The Missouri Department of Transportation plans to address many unfunded projects with new revenue from the state gas tax increase and massive federal infrastructure bill. The funding totals $6.5 billion. It includes controversial components like electric car charging stations.
The department will hold 10 public hearings on unfunded highway needs, seeking input on how to use the new funding. In addition to the $6.5 billion for road needs, the state expects to receive $484 million over five years for bridge replacement and repairs. Other items in the infrastructure funding include:
- $866 million for water infrastructure, replacing every lead water pipe in the state and making other improvements to drinking water and wastewater systems;
- $674 million for public transit, with a focus on sustainable transportation options;.
- $246 million to improve airports and river ports;
- $100 million for broadband improvements to reach Missourians who do not have internet subscriptions or access to broadband; and
- $99 million additional money to build a controversial network of electric vehicle chargers
One project on the unfunded needs list is $62 million to partially reconfigure the U.S. 63 and I-70 interchange in Columbia. That congested intersection has created bottlenecks for decades and previous changes have not relieved the traffic tie-ups. The project, when finished, will make the intersection ready for three lanes of traffic, McKenna said
The infrastructure funding is dedicated to specific needs, but Missouri also is sitting on billions with fewer restrictions. At the end of October, the state was holding $1.34 billion from the American Rescue Plan signed by President Biden in February and more than $2 billion in surplus general revenue from state income and sales taxes. The department will ask lawmakers for some of that money.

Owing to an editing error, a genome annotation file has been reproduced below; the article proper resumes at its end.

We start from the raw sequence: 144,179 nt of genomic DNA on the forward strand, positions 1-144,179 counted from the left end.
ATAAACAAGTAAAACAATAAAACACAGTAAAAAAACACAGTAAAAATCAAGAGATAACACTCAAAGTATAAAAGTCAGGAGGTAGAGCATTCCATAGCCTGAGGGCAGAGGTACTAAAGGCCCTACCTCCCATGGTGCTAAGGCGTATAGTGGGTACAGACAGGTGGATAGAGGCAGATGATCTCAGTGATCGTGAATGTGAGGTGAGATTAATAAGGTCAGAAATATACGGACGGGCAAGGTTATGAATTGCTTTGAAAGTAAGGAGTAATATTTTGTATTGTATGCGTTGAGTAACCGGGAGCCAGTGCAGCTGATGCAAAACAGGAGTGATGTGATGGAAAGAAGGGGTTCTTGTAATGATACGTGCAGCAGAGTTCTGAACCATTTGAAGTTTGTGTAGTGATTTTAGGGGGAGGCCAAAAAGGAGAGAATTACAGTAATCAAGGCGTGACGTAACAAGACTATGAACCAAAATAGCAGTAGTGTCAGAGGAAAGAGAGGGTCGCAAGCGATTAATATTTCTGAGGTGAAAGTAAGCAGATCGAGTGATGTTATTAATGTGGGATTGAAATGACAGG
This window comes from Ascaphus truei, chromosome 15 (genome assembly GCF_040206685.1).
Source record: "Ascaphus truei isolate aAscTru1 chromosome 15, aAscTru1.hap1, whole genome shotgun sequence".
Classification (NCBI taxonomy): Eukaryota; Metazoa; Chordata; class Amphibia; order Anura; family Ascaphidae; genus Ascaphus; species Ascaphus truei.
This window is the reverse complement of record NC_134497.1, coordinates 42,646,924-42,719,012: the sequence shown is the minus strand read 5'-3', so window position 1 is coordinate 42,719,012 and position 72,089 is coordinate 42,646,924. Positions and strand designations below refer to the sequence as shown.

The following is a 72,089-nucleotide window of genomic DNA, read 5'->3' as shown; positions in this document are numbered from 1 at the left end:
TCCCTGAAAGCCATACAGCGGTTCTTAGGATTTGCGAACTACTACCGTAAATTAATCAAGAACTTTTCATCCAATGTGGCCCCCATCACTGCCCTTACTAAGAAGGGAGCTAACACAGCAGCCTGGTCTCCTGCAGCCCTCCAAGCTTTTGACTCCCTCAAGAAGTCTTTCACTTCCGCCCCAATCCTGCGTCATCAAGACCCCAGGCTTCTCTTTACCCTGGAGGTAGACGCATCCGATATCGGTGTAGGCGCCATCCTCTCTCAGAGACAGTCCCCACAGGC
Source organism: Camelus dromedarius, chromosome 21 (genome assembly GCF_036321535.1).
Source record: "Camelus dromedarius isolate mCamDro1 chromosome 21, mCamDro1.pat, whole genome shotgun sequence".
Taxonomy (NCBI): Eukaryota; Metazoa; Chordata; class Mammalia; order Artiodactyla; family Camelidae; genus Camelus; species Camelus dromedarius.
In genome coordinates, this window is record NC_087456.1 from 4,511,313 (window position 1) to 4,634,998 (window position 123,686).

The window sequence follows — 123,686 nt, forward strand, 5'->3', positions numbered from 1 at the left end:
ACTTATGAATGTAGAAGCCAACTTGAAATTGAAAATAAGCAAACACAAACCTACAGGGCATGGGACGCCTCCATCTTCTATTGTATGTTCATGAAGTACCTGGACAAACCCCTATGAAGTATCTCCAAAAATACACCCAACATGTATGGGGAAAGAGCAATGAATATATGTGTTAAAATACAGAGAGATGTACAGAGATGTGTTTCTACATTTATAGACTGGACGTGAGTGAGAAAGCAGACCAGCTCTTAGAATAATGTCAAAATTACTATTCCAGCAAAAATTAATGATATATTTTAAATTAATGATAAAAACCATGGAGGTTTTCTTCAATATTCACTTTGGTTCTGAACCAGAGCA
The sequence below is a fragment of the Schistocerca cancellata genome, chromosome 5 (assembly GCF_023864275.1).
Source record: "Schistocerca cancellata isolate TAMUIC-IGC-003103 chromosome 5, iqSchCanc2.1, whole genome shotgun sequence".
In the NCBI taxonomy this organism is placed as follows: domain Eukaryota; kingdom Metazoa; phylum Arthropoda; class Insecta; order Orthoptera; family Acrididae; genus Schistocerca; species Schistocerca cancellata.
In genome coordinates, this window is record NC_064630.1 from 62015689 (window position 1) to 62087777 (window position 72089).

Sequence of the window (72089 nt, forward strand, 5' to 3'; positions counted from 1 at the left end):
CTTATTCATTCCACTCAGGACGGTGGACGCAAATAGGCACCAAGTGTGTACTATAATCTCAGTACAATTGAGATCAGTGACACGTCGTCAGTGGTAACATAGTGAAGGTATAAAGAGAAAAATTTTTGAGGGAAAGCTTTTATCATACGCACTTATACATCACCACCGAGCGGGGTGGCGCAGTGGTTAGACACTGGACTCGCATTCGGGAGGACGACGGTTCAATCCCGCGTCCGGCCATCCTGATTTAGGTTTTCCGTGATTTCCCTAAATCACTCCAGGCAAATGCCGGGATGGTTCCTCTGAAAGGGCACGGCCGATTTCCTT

The water infrastructure spending in the bill, the second-largest allocation for Missouri, will be used to make more funding available through loan and grant programs operated by the Department of Natural Resources. Missouri has the sixth-most lead service lines, the pipes that carry water from water mains into residents’ homes, of any state.
Critics have questioned the expenditure for charging stations for electric cars. Many say the stations should be built and funded privately like gas stations and convenience stores and wonder why the government is getting in the way of private business.
President Biden is highlighting billions of dollars in the infrastructure deal to pay for the installation of electric vehicle chargers across the country, an investment he says will go a long way to curbing planet-warming carbon emissions while claiming to create jobs. Biden administration officials have blamed rising gas prices on the lack of electric vehicles.
According to Spectator.org, electric charging stations will only charge a vehicle about the same as a third tank of gas, which means more stops to charge. “You are being sold on something you probably wouldn’t buy, if you knew what you were buying. EV pushers want you to think you are buying something else — something that makes sense. But if that were the case, why don’t they give you all the facts?” the article asks.
–Alan Goforth | Metro Voice